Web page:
Early Greek Myth: A Guide to Literary and Artistic Sources by Timothy Gantz

By Timothy Gantz

"A compendium of narrative variations important for somebody in need of heavily to investigate a Greek myth."--Times Literary Supplement

"Nothing in need of remarkable... This publication will surely develop into a staple of all classical libraries for years to come."--Bryn Mawr Classical Review

Early Greek fable is a much-needed guide for students and others attracted to the literary and creative resources of archaic Greek myths--and the single certainly one of its style to be had in English. Timothy Gantz lines the advance of every fantasy in narrative shape and summarizes the written and visible proof during which the explicit information of the tale seem. "Its obtainable layout, uncomplicated clarity, and cost-efficient cost should still placed it the place it belongs, at the shelf of somebody who teaches mythology, at no matter what level."--Classical Outlook

"There has lengthy been a necessity for a complete treatment--accessible in English--of the vital myths that one encounters whereas examining the foremost Greek texts. Early Greek delusion is going a ways to filling the gap."--Mary R. Lefkowitz, Wellesley collage

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The children of this union were three daughters, Iphigenia (also called Iphianassa), Electra (or Laodice), and Chrysothemis; and one son, Orestes. In the Iliad Agamemnon is treated by the other Greek rulers as a high king to whom they owe allegiance and a feudal duty of military service. He took a hundred ships to Troy, the largest single contingent. He carried an ivory sceptre made by Hephaestus for Zeus, who gave it to Hermes, who in turn gave it to Agamemnon’s grandfather Pelops. When Helen was being courted by all the eligible kings of Greece, Agamemnon persuaded her father Tyndareos to give her in marriage to his brother Menelaus.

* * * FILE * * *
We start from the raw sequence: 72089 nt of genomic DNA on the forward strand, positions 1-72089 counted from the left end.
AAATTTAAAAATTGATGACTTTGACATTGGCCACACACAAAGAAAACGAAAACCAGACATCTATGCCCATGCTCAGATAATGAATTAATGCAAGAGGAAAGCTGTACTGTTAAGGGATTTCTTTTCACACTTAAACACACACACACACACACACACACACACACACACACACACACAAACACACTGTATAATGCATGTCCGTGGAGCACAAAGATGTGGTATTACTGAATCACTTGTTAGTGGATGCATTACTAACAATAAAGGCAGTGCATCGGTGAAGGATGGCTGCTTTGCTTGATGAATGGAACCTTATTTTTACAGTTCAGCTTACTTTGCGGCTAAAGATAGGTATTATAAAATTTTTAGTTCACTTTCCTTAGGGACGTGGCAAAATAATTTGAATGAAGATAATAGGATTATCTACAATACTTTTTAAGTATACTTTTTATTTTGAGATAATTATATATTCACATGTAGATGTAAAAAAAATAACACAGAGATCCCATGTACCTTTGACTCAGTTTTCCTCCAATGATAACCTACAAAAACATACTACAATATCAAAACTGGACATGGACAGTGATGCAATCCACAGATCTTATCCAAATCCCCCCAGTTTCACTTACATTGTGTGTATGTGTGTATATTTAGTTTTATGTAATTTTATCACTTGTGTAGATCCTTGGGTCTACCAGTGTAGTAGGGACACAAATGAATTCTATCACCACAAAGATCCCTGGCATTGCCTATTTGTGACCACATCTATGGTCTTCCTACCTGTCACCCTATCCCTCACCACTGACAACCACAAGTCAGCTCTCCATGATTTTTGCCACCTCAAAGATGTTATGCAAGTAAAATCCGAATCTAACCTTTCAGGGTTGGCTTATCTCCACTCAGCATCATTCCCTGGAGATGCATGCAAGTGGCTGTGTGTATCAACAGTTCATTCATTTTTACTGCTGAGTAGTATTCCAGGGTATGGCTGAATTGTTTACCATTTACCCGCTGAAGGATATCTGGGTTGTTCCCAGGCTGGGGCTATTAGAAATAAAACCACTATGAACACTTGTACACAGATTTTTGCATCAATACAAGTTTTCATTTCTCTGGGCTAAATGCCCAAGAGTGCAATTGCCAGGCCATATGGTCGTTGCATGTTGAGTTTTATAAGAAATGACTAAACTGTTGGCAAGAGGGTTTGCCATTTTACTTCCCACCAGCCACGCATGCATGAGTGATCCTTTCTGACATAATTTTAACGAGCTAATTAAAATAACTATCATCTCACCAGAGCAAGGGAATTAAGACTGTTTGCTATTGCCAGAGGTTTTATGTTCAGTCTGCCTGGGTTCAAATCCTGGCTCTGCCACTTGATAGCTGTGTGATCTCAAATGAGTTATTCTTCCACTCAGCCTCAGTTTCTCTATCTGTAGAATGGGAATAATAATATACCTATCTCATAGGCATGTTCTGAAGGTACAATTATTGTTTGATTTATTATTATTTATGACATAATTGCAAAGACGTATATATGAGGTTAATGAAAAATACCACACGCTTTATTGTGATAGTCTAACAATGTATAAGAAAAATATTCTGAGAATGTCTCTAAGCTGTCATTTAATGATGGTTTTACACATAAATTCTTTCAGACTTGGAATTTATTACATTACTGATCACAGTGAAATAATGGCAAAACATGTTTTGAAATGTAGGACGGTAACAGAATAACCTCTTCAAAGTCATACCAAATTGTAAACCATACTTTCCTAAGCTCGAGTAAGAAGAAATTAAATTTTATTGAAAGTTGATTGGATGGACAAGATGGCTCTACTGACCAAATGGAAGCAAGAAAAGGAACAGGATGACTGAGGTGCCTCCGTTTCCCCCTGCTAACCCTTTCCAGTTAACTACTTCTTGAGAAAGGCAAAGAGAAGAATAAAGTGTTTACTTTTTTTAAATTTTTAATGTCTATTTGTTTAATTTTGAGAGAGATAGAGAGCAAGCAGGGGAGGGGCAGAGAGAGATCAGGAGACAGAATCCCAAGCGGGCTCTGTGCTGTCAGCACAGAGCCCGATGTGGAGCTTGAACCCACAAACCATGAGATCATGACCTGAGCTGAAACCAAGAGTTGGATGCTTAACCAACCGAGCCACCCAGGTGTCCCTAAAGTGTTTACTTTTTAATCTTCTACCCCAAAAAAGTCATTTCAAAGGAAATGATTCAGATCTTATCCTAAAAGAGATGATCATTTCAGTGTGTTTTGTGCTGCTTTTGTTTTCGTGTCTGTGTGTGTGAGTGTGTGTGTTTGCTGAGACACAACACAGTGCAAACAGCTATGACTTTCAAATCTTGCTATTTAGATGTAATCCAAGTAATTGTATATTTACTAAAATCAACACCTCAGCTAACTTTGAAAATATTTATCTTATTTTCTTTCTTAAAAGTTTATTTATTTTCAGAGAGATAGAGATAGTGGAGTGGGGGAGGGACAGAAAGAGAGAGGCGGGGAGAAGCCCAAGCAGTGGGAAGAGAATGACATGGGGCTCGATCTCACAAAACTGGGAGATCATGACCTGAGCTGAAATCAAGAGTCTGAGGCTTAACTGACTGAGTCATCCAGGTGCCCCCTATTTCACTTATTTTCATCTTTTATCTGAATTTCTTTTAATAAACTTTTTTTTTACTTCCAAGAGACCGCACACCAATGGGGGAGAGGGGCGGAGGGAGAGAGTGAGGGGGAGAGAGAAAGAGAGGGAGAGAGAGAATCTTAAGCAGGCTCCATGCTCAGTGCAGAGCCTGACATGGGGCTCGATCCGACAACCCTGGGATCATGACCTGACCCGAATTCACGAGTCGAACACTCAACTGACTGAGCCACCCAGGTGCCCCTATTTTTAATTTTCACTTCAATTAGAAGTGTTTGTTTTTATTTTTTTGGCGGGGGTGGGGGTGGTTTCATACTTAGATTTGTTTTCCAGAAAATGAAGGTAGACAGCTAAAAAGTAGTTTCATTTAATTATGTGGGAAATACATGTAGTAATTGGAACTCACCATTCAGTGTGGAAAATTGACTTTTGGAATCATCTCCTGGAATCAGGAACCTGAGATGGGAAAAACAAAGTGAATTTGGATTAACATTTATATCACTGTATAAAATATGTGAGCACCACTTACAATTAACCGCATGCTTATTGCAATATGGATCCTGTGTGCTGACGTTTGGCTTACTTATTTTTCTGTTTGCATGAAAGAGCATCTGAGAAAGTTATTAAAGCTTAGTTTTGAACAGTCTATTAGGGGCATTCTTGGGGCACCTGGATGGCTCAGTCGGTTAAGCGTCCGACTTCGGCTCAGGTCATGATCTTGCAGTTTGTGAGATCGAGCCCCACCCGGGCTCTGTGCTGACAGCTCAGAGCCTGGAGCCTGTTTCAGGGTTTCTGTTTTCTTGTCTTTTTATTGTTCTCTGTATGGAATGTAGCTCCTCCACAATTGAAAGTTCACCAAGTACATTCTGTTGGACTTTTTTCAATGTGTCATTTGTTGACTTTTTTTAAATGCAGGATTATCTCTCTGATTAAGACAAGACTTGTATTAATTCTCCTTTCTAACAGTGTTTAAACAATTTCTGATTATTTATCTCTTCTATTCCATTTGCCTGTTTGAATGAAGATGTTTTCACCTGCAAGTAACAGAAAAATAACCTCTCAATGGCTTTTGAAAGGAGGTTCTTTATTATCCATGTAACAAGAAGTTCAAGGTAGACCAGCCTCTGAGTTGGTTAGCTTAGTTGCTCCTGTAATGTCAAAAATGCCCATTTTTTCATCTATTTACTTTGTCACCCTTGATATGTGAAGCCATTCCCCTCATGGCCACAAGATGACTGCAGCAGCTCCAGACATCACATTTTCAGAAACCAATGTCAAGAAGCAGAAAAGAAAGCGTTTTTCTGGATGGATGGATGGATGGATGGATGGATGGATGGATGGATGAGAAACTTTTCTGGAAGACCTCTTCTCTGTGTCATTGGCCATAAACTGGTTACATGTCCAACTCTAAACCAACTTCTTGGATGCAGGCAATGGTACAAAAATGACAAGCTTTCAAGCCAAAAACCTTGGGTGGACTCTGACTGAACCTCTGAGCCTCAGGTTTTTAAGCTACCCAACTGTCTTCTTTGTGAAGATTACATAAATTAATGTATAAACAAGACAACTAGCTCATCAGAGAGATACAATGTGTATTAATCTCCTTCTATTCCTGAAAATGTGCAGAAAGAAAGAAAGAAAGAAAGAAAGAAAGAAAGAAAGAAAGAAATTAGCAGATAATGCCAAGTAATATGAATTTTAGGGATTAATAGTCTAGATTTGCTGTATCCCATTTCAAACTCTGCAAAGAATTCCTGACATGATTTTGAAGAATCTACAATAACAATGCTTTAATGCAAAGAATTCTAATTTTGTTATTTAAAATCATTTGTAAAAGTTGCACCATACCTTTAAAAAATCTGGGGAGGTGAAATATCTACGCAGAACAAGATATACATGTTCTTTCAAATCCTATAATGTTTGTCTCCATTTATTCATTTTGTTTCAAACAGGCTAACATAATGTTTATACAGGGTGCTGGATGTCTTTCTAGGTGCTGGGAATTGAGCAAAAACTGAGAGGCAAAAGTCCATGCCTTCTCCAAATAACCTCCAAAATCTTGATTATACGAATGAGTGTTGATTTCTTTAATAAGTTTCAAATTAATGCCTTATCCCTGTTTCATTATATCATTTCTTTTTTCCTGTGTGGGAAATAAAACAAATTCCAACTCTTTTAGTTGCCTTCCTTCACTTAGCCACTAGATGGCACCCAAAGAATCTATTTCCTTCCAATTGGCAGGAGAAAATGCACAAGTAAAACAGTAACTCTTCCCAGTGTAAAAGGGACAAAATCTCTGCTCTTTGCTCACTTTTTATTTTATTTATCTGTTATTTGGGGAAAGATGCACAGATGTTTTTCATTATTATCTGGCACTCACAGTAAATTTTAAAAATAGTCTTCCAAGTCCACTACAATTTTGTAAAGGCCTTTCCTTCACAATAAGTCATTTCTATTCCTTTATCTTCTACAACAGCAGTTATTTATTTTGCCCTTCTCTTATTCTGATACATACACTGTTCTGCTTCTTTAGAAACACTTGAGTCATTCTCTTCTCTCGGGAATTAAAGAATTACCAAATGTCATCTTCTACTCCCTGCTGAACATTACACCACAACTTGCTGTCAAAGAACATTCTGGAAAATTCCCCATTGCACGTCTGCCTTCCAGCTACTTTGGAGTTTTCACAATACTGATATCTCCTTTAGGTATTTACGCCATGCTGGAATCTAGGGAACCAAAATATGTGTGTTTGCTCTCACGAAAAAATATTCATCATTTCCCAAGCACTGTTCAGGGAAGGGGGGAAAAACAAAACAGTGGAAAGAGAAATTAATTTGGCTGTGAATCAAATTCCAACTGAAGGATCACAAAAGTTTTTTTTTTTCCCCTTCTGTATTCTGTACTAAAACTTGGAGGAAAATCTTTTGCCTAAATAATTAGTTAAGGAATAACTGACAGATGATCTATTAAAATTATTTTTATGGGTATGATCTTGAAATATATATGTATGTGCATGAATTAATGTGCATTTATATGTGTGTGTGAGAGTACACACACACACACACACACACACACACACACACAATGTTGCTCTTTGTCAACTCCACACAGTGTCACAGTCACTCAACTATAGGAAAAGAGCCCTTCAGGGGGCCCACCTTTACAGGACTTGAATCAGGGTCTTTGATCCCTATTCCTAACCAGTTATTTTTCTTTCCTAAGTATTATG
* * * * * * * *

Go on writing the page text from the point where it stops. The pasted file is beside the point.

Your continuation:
He was the strongest Argonaut next to Heracles, and was paired with him on the rowing-bench. After the return of Argo, he was killed by the boar in the Calydonian boar-hunt, because of his foolhardy courage, or because he had claimed to be as good a hunter as Artemis. His son was Agapenor. 2. Son of Poseidon and Astydamia, daughter of Phoenix; he was king of the Leleges in Samos. On the voyage of the Argo he took over the helm when Tiphys died. Before he sailed with the Argo he planted a vineyard, of which it was prophesied by one of his servants that he would not live to taste its wine.

Aesa Fate, or one of the Fates. Who’s who in classical mythology 22 Aesacus Son of King Priam and the nymph Alexirrhoe, daughter of the River Granicus. Brought up in the country near Mount Ida, Aesacus fell in love with the nymph Hesperia. Seeing her one day drying her hair by the River Cebren, of which river her father was the god, Aesacus pursued her. Fleeing, she was bitten on the foot by a snake and died. Mortified by guilt, Aesacus leapt into the sea to drown himself. But Tethys had pity on him and turned him into a diver bird, which dashes itself constantly into the waves from a great height.

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